A Cat’s Whiskers Are Amazing!
I’d always been told that whiskers help a cat to know whether or not it can navigate through tight spots. They are like feelers gauging the parameters of a space so that dear little kitty won’t get stuck trying to go through something that would accommodate his body half way through – to his utter humiliation. It turns out that whiskers are feelers in more than just the physical sense. They are emotional indicators as well, tell tale signs of a cat’s mood or emotional state regarding something. Whiskers back can mean a cat is in a state of relaxation and is comfortable in his or her environment. Whiskers back can also reflect fear, in which case other things like wide eyes and flattened ears help to discern. Whiskers forward (my favorite) show that a cat is alert and highly interested in something. I never paid attention to the movement of whiskers as a child, but now one of my favorite things to do to Timba, since his whiskers are so long and prominent and expressive, is to take a toy in my hand and move it back and forth towards him to watch his whiskers jut out with piqued interest and then relax.
Cats Play Fetch Too!
Timba was the first cat I ever had or saw that would fetch items when thrown. I have since learned that this is a typical trait of Siamese cats, so being half Flame Point Siamese, it’s in his genes. However, after throwing enough paper wads, mice and toy balls, my other cat Toby eventually caught on to the game. He is half Russian Blue, and they are typically shy and reserved cats. But a little nurture to conquer the nature, and voila! Toby is now chasing and retrieving just as much as Timba. In fact, Toby once fetched a toy mouse and brought it back to me a record number of 8 times, no feat that my A.D.D. Timba has yet to perform! Nothing is so endearing as to feel a little tap at my back by a paw or a dropped toy mouse or paper wad. When I roll over and see the expectant look on one of my cats’ faces, I melt. Then I pick it up and throw it and marvel at the oddity that they actually bring it back for more throws!
You Don’t Have To Declaw Cats To Deter Damage!
Many people don’t have cats or get rid of them because of the damage cats do to furniture and fabrics with their nails. If they can afford to declaw their cat, they will, and contrary to human assumption, declawing is painful and can hinder a cat and even alter its behavior. No need to get into it, but here is one of many quick articles you can google:
The best alternative to damage is to train your cat, preferably from a young age, to use appropriate scratch boards and posts. Refresh them with catnip from time to time to re-interest them in using these things. Growing up, I learned that you can clip a dog’s nails, but I’d never heard of clipping a cat’s nails. Lo and behold, this is another thing which is best done since a young age. However, as with anything, a cat can learn to adjust to it. I had a friend who taught me how to clip my cats’ nails, and now that I can do it on my own I absolutely love it. My cats are so good, minus an occasionally growl from Mr. Sensitive Back Feet, aka Timba. It really helps lessen unintentional scratches to me and any that may occur when they play with each other.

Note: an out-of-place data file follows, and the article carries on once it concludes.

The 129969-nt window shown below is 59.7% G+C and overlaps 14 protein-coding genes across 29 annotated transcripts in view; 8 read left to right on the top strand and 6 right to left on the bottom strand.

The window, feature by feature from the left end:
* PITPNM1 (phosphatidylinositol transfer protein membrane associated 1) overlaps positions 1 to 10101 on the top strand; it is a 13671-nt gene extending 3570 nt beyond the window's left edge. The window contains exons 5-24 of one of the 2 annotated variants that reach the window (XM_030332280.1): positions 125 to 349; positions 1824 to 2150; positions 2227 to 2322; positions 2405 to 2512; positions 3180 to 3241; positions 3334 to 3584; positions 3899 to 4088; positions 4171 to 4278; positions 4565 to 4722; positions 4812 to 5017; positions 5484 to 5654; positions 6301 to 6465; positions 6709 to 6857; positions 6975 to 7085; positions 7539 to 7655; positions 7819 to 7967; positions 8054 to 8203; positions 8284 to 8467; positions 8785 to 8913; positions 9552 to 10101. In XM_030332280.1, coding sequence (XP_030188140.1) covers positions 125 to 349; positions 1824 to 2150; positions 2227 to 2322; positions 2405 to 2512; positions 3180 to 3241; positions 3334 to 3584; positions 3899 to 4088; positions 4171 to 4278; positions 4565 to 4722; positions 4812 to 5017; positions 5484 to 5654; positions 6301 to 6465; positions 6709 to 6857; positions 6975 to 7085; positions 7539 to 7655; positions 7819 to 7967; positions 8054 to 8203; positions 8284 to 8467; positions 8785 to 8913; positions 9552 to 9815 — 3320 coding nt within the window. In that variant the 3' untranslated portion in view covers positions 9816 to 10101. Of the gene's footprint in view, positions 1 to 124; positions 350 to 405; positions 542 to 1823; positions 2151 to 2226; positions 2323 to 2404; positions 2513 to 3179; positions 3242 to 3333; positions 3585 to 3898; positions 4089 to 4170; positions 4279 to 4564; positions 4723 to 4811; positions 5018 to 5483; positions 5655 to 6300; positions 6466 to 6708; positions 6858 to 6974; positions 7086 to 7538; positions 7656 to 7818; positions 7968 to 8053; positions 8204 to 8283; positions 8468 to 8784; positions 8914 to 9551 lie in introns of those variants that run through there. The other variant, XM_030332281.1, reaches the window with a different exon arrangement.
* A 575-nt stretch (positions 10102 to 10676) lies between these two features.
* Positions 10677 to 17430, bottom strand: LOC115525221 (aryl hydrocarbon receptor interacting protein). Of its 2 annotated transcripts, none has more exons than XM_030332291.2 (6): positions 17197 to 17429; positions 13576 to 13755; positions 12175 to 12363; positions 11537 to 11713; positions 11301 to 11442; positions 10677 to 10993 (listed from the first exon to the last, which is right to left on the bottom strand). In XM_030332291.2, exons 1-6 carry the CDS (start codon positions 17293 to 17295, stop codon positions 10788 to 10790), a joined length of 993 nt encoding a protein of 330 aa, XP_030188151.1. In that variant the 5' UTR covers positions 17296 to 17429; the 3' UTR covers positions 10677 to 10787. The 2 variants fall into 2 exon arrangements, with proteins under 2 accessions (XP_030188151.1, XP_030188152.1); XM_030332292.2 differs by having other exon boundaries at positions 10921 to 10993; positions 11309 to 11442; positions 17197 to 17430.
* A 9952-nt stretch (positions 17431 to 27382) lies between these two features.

Cats Are Better In Numbers!
One cat can be plenty for a person or a family. They can be just as lovable as they would be if you had more than one cat. However, the fun factor gets a serious boost when you have more than one cat. At one point, I lived with 8 cats between my roommate and myself. That was a period of a lot of laughter and a lot of learning about cat nature. Since then, I now live by myself with my two cats, who provide just as much fun and learning as did 8. When cats interact with each other we get to observe more of their antics that may not play out in a single cat. Another benefit of more than one cat is the emotional and physical health of your cats. Having a playmate and companion seems to make for a happier cat. Not that solitude is bad, but just like us, they are social creatures. They also exercise more, and while it may mean more trouble (toppled items from romping kitties) it is totally worth it to have happy healthy cats whose frolicking often evokes laughter.
Cats Are Not Disposable!
Growing up I had numerous cats, but very few until a ripe old age. We moved somewhat frequently, and we didn’t have a lot of money. Mostly the moving factor was what decided a cat’s next living arrangement. To a kid, it’s sad, but once it happens often enough it just seems the status quo: animals aren’t humans and sometimes you have to get rid of them.
Not a lesson I adhere to anymore. Yes, with 8 cats a few years ago, some of them were mine and I found them new homes. While a season of irresponsibility by taking on too many cats was not good, it did teach me about love, commitment, stewardship, and the priceless, invaluable lives wrapped up in whiskers, fur, and paws. They aren’t just animals or pets. They aren’t for our purposes. They are created by God for his delight, and we get the gift of being their stewards. I love how the pet-mom and pet-dad concept is growing in America and other countries. More and more people are calling animals their family or their fur babies. The bond is irreplaceable, as are the creatures with whom we bond. Having learned about them through life, growing in understanding and appreciation, I can now say there is nothing on earth that would ever cause me to dispose of my cats. No new homes ever. I am their forever home, their mom, their caretaker, their furless companion. Nothing makes my heart happier than to see other people loving their cats (and dogs) in such a way. I interact with various Facebook groups of Russian Blue and Flame Point owners, and people literally all over the world are loving their felines in ways that I can honestly say surely honors and reflects a loving Creator.